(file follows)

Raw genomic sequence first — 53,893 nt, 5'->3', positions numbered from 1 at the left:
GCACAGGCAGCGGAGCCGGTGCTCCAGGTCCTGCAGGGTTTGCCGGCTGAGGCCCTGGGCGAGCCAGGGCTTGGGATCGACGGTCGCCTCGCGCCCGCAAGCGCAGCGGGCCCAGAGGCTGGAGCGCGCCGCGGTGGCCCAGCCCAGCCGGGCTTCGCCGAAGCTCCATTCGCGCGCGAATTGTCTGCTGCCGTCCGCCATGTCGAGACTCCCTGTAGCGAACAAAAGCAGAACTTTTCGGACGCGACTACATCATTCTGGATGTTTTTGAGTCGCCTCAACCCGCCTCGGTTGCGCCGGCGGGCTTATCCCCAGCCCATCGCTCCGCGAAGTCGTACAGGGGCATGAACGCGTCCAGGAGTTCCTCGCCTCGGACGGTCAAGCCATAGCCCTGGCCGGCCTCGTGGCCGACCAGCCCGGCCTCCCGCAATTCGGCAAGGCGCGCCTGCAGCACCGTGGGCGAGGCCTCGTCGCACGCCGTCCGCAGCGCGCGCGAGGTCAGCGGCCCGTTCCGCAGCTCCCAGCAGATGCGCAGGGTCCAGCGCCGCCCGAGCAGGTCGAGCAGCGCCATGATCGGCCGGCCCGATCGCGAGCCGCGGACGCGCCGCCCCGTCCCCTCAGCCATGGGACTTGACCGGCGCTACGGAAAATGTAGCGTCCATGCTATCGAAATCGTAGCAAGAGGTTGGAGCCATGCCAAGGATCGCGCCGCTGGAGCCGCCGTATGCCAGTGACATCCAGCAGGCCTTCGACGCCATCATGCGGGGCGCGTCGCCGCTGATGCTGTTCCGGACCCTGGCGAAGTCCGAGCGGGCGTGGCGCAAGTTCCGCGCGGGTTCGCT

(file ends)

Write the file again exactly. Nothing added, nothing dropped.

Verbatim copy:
Raw genomic sequence first — 53,893 nt, 5'->3', positions numbered from 1 at the left:
GCACAGGCAGCGGAGCCGGTGCTCCAGGTCCTGCAGGGTTTGCCGGCTGAGGCCCTGGGCGAGCCAGGGCTTGGGATCGACGGTCGCCTCGCGCCCGCAAGCGCAGCGGGCCCAGAGGCTGGAGCGCGCCGCGGTGGCCCAGCCCAGCCGGGCTTCGCCGAAGCTCCATTCGCGCGCGAATTGTCTGCTGCCGTCCGCCATGTCGAGACTCCCTGTAGCGAACAAAAGCAGAACTTTTCGGACGCGACTACATCATTCTGGATGTTTTTGAGTCGCCTCAACCCGCCTCGGTTGCGCCGGCGGGCTTATCCCCAGCCCATCGCTCCGCGAAGTCGTACAGGGGCATGAACGCGTCCAGGAGTTCCTCGCCTCGGACGGTCAAGCCATAGCCCTGGCCGGCCTCGTGGCCGACCAGCCCGGCCTCCCGCAATTCGGCAAGGCGCGCCTGCAGCACCGTGGGCGAGGCCTCGTCGCACGCCGTCCGCAGCGCGCGCGAGGTCAGCGGCCCGTTCCGCAGCTCCCAGCAGATGCGCAGGGTCCAGCGCCGCCCGAGCAGGTCGAGCAGCGCCATGATCGGCCGGCCCGATCGCGAGCCGCGGACGCGCCGCCCCGTCCCCTCAGCCATGGGACTTGACCGGCGCTACGGAAAATGTAGCGTCCATGCTATCGAAATCGTAGCAAGAGGTTGGAGCCATGCCAAGGATCGCGCCGCTGGAGCCGCCGTATGCCAGTGACATCCAGCAGGCCTTCGACGCCATCATGCGGGGCGCGTCGCCGCTGATGCTGTTCCGGACCCTGGCGAAGTCCGAGCGGGCGTGGCGCAAGTTCCGCGCGGGTTCGCT